Monday, January 21, 2013

Sheila Heti: 'I love dirty books'

The Canadian has become a literary sensation in the US with a novel drawing heavily on her own life and philosophy. Here she talks about art, female friendship and sexual honesty

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Sheila Heti in New York: 'I'll never write a book in this way again.' Photograph: Mike McGregor for the Observer

Sheila Heti's novel, How Should a Person Be?, has taken the States by storm. Dubbed "HBO's Girls in book form", it's a mash-up of memoir, fiction, self-help and philosophy.
The book, published here this week, has divided critics. The New Yorker's James Wood applauded Heti's "freedom from pretentiousness and cant", but called the book "hideously narcissistic". Margaret Atwood described it as a "seriously strange but funny plunge into the quest for authenticity"; while artist and film-maker Miranda July declared it "nothing less than groundbreaking: in form, sexually, relationally, and as a major literary work".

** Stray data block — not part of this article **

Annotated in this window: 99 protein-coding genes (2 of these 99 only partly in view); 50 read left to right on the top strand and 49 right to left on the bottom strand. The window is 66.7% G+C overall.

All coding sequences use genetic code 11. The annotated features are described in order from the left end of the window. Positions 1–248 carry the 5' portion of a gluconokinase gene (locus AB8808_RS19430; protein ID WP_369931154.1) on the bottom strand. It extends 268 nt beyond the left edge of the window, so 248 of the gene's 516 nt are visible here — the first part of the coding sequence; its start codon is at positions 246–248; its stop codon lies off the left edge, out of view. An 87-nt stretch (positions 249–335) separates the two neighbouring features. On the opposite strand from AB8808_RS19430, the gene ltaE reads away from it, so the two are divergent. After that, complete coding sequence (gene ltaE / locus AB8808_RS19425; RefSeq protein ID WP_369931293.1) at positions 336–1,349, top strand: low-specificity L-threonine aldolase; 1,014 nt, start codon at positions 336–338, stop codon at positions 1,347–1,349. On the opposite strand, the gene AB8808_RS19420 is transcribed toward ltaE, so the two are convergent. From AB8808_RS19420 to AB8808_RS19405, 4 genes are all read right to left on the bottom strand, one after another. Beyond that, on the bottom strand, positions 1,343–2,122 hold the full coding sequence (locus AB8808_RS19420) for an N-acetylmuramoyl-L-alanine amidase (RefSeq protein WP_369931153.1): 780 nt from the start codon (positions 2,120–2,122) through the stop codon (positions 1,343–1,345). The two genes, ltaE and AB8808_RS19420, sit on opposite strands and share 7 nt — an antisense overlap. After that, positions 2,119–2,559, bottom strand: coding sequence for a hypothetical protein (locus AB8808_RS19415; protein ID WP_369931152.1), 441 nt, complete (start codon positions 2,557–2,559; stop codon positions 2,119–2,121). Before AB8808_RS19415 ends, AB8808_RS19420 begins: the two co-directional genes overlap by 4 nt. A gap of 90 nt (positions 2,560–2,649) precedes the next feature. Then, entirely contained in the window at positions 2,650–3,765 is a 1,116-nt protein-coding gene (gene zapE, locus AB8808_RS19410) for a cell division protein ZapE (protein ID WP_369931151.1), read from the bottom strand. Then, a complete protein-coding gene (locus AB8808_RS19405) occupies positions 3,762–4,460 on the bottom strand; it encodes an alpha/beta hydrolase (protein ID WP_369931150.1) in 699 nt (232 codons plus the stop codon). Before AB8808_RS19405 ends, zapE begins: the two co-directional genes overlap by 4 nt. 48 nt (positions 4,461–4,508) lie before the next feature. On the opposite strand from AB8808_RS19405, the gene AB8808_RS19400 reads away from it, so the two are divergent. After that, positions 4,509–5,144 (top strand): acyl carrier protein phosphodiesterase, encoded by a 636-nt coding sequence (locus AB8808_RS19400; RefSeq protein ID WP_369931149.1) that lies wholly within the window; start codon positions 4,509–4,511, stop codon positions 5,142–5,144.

How Should a Person Be? is structured like a literary version of reality TV. The narrator, Sheila, is a playwright, recently divorced, who is suffering from writer's block. In real life Heti had just divorced her husband of three years, and was trying to write a play for a feminist theatre company – which instead became How Should a Person Be?.

Set in Heti's native Toronto, the book is based on the author's own conversations with her artist friends (the character Margaux is Heti's real friend, painter Margaux Williamson), her analyst and her relationship with Israel, the man with whom she has intense, brutal sex.

But, in the spirit of the 19th-century bildungsroman, the book also asks questions such as: What does it mean to be an artist? What is ugly and what is beautiful? And how do we live a moral life?

Full piece.

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